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 PostThu Oct 25, 2007 3:06 pm
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camdog wrote:
I'm not sure why you seem against this idea, especially since this is basically what you did in Darkmoor Dungeon. If the battles are required, the reward is progress. "Boss" type fights tend to be more fun anyway, and if you know when and where every fight happens, you could set the experience such that you know exactly what level players would be on for each battle, and fine tune the gameplay for whatever abilities they have at the time. I'd love to see something like this in a more traditional rpg setting, ie places to explore, people to talk to, sidequests and minigames, and a developing plotline, but with only predetermined "boss" style battles. I assume this is what your going to do with the sequel to Darkmoor Dungeon?

By the way, as long as I'm talking about Darkmoor Dungeon, I know I'm retarded and all, but how the hell do you get the good ending?


Use the Wrath-G on Ekoss. This, by the way, is also my counter-argument: you get something from every battle in the game. You can skip one battle and still afford the Wrath-G; which ones to do and which to skip depends on your party. The Civilian, for example, essentially can't win the Necrolyte fight but can (barely) win anything else in the game.

The other side to the argument is that you're right, progress is a sufficient motivator. But random battles aren't necessary for progress unless you make them inescapable, and if you do that you're on the right track to make a very annoying/frustrating game. (See Never Go West for a fantastic example of a game ruined by its battles.)
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 PostThu Oct 25, 2007 4:39 pm
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The only reason random battles aren't necessary for progress is because OHR has the worst possible running away formula which is always guaranteed to work unless you make stuff inescapable. Otherwise, running away is usually a risk in games. If that is fixed, then we can move on to the debate between on-map encounters and random battles.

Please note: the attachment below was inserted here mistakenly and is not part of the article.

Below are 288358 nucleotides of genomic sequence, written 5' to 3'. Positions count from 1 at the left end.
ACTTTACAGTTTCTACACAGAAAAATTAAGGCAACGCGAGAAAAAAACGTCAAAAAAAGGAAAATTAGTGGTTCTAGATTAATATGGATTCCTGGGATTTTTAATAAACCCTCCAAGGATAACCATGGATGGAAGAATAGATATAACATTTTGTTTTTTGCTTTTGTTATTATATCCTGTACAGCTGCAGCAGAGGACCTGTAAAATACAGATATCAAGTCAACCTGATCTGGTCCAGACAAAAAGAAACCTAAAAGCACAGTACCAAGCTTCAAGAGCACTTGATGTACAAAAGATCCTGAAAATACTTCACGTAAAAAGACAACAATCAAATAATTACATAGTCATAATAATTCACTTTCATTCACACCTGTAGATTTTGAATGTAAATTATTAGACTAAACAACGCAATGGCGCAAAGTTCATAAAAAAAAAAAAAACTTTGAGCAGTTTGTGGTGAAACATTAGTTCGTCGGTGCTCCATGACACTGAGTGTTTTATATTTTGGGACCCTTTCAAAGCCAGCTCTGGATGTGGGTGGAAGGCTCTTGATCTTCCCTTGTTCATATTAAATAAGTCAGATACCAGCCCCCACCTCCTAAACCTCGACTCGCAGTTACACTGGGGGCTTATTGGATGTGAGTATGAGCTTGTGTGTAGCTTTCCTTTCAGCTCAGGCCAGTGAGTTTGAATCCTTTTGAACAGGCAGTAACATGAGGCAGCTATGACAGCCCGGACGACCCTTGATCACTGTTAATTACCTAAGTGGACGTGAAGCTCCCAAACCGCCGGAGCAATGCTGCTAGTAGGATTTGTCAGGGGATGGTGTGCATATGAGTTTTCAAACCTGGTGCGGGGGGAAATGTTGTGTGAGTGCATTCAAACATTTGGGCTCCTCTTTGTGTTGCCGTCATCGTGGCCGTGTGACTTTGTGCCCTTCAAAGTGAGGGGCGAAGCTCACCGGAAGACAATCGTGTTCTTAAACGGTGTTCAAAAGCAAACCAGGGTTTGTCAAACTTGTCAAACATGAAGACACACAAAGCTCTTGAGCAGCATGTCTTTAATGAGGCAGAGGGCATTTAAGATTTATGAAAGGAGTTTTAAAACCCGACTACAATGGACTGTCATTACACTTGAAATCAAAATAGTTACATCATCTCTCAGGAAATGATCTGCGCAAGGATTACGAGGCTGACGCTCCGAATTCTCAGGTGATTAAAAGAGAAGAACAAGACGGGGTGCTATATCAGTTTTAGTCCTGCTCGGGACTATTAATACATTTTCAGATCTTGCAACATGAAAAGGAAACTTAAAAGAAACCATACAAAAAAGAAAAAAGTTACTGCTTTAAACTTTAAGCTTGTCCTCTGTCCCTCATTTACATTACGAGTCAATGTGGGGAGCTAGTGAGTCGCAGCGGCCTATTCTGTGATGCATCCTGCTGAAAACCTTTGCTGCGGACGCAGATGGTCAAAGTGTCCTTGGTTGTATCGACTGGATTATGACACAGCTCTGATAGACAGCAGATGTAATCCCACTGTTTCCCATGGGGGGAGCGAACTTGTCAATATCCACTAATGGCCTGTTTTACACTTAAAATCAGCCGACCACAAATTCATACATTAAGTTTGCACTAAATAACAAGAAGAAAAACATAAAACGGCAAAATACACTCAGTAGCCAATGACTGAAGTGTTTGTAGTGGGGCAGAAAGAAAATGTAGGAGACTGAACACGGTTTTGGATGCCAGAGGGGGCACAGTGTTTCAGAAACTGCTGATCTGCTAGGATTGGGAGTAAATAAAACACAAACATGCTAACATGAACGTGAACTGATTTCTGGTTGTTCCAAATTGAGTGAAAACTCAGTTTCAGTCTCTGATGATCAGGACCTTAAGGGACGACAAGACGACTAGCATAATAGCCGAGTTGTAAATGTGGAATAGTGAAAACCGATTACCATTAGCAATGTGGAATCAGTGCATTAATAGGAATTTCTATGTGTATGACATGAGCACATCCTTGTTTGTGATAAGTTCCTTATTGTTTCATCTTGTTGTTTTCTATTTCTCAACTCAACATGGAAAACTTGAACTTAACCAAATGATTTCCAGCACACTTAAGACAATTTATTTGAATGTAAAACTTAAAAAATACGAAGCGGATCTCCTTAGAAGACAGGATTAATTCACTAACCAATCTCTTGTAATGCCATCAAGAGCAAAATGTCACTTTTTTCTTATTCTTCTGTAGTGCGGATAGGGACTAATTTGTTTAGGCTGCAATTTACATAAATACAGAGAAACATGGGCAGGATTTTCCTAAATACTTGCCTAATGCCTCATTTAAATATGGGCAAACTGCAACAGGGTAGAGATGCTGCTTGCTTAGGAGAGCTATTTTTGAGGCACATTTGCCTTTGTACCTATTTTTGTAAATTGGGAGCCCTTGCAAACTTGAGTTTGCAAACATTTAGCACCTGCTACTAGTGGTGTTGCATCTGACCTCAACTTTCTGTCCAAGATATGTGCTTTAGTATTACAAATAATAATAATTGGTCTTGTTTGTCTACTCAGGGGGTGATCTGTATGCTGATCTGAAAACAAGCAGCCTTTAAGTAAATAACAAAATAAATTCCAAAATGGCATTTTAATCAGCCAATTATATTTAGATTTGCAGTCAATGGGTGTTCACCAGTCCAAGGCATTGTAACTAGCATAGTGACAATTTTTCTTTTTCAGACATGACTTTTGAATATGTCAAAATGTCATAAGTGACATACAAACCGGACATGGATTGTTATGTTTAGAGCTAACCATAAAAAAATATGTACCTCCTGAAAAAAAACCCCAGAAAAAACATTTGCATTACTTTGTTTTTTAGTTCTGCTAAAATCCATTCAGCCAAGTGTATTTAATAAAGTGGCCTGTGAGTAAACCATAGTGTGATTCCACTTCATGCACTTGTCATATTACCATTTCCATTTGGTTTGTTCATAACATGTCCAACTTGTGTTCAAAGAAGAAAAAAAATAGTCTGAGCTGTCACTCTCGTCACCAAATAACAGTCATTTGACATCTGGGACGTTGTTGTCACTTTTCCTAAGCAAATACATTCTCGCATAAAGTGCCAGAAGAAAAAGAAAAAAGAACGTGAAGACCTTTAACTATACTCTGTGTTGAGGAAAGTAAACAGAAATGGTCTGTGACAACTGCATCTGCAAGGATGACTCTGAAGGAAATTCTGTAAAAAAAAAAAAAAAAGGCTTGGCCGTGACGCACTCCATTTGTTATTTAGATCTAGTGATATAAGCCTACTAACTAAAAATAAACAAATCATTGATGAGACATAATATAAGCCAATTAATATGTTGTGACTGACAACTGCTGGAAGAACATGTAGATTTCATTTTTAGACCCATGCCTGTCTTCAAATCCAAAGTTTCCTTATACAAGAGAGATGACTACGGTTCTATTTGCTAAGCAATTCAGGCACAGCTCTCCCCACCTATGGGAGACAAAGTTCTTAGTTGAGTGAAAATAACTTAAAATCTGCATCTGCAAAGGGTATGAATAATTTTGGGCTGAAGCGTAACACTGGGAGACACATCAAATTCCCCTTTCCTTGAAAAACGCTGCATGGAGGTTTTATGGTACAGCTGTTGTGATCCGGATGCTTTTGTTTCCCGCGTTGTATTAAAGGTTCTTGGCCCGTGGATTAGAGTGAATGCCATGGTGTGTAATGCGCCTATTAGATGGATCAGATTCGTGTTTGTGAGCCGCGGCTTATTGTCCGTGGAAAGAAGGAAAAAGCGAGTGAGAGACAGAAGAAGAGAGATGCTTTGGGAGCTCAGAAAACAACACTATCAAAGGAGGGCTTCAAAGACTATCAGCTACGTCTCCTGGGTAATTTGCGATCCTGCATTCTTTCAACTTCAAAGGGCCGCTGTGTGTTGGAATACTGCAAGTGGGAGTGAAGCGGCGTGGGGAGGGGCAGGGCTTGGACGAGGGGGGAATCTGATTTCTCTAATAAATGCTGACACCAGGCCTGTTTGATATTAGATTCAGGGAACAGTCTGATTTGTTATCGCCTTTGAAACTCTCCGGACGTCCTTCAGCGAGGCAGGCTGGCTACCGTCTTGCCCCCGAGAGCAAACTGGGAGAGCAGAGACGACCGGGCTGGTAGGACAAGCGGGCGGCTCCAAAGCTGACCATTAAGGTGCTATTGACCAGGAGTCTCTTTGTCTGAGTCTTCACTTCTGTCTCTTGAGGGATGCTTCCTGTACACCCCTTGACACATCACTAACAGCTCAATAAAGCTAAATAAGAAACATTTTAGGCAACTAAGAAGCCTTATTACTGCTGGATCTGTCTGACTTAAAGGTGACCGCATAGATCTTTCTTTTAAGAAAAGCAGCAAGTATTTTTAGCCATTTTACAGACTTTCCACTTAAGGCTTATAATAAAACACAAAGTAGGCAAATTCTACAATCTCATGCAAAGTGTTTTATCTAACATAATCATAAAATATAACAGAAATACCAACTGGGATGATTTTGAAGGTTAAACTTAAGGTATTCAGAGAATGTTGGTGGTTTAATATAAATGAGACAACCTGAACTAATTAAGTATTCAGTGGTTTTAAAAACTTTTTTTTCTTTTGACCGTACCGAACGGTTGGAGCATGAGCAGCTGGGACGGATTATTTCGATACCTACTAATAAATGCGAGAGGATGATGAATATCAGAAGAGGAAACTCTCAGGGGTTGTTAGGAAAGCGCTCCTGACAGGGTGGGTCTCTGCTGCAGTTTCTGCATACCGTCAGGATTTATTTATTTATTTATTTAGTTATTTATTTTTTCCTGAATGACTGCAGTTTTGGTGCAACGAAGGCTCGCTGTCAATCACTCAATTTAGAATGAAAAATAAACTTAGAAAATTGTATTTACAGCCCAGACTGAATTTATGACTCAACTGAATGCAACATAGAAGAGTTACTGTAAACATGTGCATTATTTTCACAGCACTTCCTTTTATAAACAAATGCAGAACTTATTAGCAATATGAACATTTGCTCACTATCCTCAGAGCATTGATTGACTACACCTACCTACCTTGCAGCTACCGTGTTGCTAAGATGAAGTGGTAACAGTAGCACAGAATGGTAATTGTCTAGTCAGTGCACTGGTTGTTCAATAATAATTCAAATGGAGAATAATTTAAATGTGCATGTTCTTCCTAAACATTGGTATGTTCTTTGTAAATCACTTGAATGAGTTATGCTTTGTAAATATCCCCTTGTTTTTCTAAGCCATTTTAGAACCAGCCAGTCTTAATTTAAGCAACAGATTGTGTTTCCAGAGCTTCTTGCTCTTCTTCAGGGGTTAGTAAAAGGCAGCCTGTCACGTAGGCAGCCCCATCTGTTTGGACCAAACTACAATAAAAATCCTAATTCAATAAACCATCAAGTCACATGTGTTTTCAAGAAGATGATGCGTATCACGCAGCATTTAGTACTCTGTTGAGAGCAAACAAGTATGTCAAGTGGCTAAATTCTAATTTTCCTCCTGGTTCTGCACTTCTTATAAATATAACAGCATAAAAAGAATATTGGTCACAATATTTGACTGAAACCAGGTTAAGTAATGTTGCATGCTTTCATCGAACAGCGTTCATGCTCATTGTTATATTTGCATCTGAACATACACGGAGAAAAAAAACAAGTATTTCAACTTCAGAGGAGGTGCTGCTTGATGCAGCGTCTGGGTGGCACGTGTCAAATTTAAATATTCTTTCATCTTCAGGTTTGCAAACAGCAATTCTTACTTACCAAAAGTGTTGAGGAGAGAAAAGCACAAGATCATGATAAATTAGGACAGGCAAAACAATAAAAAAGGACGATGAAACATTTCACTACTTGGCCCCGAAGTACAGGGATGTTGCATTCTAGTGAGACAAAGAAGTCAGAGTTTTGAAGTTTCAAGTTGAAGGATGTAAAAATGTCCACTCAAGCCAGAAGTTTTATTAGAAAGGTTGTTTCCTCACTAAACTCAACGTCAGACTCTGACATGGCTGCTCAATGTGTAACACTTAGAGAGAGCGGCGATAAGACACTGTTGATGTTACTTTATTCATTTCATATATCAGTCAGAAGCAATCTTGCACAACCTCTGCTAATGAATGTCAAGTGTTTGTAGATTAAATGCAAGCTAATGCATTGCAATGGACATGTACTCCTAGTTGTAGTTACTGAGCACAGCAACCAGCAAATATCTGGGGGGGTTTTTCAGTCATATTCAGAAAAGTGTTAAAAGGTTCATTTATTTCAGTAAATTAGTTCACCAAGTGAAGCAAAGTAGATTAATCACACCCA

I'm thinking of actually making a "Run" command that adds the random chance it's supposed to have (and stunning the party if it fails) while still having decent fights that aren't very long but are significant enough in said short time.
Super Slime
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 PostThu Oct 25, 2007 5:27 pm
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camdog wrote:
"Boss" type fights tend to be more fun anyway, and if you know when and where every fight happens, you could set the experience such that you know exactly what level players would be on for each battle, and fine tune the gameplay for whatever abilities they have at the time. I'd love to see something like this in a more traditional rpg setting, ie places to explore, people to talk to, sidequests and minigames, and a developing plotline, but with only predetermined "boss" style battles. I assume this is what your going to do with the sequel to Darkmoor Dungeon?


In answer to the question I somehow missed earlier, this is more or less correct. Think of a more story-driven Darkmoor, with named heroes in addition to a generic party of your choice, with slightly more RPG elements -- only insofar as they add to the strategy. Because you'll often have more than four members, you'll be able to switch between battles, but because you have more party flexibility, many battles will require you to make the right party choices.

The game won't be 100% boss battles, but will be divided up into chapters of sorts, where once you enter a dungeon you can't leave until you've beaten the boss. Healing is limited both in and out of battle but characters in your reserve party will heal faster. Some battles will be forced, some will be optional, but the total number will be limited as in the original.
 
 PostFri Oct 26, 2007 7:44 am
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Mogri wrote:
But random battles aren't necessary for progress unless you make them inescapable, and if you do that you're on the right track to make a very annoying/frustrating game.


If you want an example of a bad game made worse with inescapable battles, play Super Jarrod RPG (found on the Castle Paradox gamelist as the first game in #.).